Connecting state and local government leaders
Kate Levin, head of Bloomberg Philanthropies’ Arts Initiatives, explains why civic art is about more than simple beauty.
Editor’s note: Bloomberg Philanthropies has issued its second Public Arts Challenge to cities. The challenge will offer three cities up to $1 million each over two years “temporary public art projects that celebrate creativity, enhance urban identity, encourage public-private collaborations, and strengthen local economies.” Applications are due by April 19.
NEW YORK — Having spent nearly 20 years working in or on behalf of government, including 12 years as commissioner of New York City’s Department of Cultural Affairs, I know that economic development is often a key mayoral priority. And the focus in this area is usually on commercial projects.
While the arts may not always seem to be an obvious area for investment, the sector has uniquely comprehensive impact. Cultural activity creates social cohesion, builds neighborhood identity, supports local economies by providing direct and ancillary jobs for residents, and generates spending at a range of businesses, large and small—from equipment suppliers and caterers to parking garages, dry cleaners and babysitters.
The collective impact of these local benefits is captured in a recent national study by the U.S. Bureau of Economic Analysis and the National Endowment for the Arts. According to this study, arts and culture industries:
- Contributed $763.6 billion to the U.S. economy in 2015, outpacing the agricultural sector, transportation, and warehousing industries.
- Employed 4.9 million workers, who earned $372 billion in total compensation.
- Saw a $20 billion trade surplus.
- Had an average growth rate of 2.6 percent between 2012 and 2015, slightly higher than 2.4 percent for the nation’s overall economy.
Moreover, the arts are key to attracting and retaining a talented workforce.
The trend we’re seeing across the nation is that people want to live in culturally vibrant cities. They want to go to festivals, check out art galleries, listen to live music, eat great food and meet interesting people. It’s a main reason why, according to a study by City Observatory, the number of college educated people age 25 to 34 living within three miles of city centers is up 37 percent since 2000, even as the total population of these neighborhoods has slightly shrunk.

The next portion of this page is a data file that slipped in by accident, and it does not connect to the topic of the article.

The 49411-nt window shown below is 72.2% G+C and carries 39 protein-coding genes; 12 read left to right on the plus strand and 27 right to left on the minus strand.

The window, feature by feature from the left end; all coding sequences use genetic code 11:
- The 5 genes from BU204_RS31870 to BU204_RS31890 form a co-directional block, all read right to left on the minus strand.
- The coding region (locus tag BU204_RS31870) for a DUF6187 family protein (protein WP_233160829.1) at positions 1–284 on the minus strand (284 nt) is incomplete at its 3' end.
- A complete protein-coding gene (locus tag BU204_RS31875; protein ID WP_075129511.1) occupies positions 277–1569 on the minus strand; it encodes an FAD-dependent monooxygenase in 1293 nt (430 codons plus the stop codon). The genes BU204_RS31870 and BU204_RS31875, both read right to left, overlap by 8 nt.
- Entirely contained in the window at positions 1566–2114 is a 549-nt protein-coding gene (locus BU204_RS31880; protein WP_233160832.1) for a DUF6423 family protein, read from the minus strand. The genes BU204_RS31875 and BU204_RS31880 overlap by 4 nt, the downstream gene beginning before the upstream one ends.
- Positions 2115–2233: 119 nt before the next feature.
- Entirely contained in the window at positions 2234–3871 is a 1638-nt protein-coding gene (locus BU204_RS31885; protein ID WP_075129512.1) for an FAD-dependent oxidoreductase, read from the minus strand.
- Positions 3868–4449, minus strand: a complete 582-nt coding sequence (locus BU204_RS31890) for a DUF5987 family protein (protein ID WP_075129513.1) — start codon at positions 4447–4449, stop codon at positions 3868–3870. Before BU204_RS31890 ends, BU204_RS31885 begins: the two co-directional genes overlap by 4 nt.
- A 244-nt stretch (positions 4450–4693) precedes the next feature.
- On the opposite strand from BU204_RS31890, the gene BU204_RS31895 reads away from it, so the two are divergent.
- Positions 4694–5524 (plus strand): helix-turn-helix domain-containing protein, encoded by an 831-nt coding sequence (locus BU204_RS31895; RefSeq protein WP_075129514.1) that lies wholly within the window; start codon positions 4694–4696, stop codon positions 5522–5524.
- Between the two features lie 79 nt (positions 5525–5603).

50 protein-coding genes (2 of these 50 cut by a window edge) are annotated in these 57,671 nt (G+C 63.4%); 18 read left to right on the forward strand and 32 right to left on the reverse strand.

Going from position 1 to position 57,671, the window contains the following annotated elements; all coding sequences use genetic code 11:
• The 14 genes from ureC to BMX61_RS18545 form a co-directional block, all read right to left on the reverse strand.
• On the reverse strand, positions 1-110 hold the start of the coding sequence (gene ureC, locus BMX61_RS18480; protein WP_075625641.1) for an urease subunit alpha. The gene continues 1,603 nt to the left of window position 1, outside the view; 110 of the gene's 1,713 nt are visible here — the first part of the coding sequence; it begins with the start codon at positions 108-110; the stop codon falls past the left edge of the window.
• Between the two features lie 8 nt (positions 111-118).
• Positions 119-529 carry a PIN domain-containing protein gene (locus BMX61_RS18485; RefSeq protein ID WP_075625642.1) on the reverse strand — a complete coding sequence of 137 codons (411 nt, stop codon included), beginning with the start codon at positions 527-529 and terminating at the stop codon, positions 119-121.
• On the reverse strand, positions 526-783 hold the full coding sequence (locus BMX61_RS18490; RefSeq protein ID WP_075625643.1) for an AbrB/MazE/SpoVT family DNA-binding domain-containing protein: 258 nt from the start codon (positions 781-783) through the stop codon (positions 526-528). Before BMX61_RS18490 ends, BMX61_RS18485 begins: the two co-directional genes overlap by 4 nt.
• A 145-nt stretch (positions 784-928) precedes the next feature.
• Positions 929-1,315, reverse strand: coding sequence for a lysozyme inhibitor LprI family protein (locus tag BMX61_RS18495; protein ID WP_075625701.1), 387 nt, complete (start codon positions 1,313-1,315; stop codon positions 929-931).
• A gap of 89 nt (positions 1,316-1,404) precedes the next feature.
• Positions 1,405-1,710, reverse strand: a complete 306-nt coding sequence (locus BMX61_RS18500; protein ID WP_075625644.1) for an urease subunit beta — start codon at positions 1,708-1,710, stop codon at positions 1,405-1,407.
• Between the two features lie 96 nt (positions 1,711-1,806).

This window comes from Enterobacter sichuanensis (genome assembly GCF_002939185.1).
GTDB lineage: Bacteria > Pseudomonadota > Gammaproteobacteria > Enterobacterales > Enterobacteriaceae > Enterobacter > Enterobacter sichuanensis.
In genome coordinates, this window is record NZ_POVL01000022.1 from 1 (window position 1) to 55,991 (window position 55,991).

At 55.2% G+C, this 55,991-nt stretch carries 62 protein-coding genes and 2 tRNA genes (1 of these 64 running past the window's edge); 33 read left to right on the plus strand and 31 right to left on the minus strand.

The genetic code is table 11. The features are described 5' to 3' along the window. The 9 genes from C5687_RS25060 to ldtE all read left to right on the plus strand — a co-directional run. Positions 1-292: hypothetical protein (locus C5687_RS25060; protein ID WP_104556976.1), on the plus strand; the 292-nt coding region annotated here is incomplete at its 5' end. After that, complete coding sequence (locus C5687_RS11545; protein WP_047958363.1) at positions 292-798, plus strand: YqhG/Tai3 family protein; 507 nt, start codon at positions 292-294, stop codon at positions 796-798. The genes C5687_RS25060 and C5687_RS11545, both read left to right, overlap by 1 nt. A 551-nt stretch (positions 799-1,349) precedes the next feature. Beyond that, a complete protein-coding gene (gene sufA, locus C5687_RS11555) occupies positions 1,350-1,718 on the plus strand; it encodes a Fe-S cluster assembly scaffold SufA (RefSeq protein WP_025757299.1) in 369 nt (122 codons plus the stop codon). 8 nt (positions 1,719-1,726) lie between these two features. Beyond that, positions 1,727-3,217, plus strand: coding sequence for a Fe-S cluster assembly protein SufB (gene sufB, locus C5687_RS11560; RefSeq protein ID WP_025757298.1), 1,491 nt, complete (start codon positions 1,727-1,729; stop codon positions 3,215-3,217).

At Bloomberg Philanthropies, we work to support mayoral efforts to create strong cities by spearheading initiatives in five focus areas: arts, education, environment, government innovation, and public health. I oversee our Arts Program, where we aim to help mayors promote culturally and economically vibrant cities where people want to live and work. We draw on our decades of experience working with artists and cultural organizations to develop targeted initiatives that bolster the creative infrastructure in cities around the world.
One of the ways that Bloomberg Philanthropies helps mayors advance civic priorities, enhance cultural vibrancy and strengthen local economies is by supporting public art projects.
In our experience, public art projects can create the kind of opportunities that are often central to most mayors’ civic agendas. They bring residents together around a sense of place, raise aware about pressing issues, foster new partners and collaborations and catalyze economic investments and spending.
For instance, The Gates by Christo and Jeanne-Claude generated $254 million for New York City during its 16-day installation in 2005. Light City, an art and music festival featuring over 20 light installations in Baltimore’s inner harbor, spurred $44 million in economic impact for the city last year. And Lumiere London, a four-day long citywide public art festival in London, produced £21.8 million in audience spending, with retail income increasing by 28 percent in select neighborhoods in 2016.
Based on our extensive history supporting public art projects globally and our strong belief that these kinds of projects can bolster vibrancy and economic opportunities, we launched the Public Art Challenge in 2014. This initiative invites U.S. cities to apply for up to $1 million in funding for a temporary public art project that addresses local challenges.
Our inaugural Public Art Challenge supported four projects in six U.S. cities: ArtHouse: A Social Kitchen in Gary, Indiana; Breathing Lights in Albany, Schenectady and Troy in New York; CURRENT:LA Water in Los Angeles; and Seeing Spartanburg in a New Light in Spartanburg, South Carolina. In addition to encouraging community building, collaboration, and conversation about important civic issues, the four projects catalyzed $13 million for local economies and employed 820 people.
Inspired by the success of our inaugural program, Bloomberg Philanthropies recently announced a call for submissions for a second iteration of the Public Art Challenge.
Once again, we are inviting all eligible U.S. mayors to partner with their local creative sector on developing a proposal for an ambitious temporary public art project that addresses a pressing issue. Applications are due on April 19, and more information about the initiative and how to apply can be found at publicartchallenge.bloomberg.org.
As we gear up for this next round, we’re excited to learn about the innovative ideas percolating in cities across the nation and look forward to sharing the most promising projects with you in the months to come.
Kate Levin is head of Bloomberg Philanthropies Arts program and a principal at Bloomberg Associates in Cultural Assets Management.
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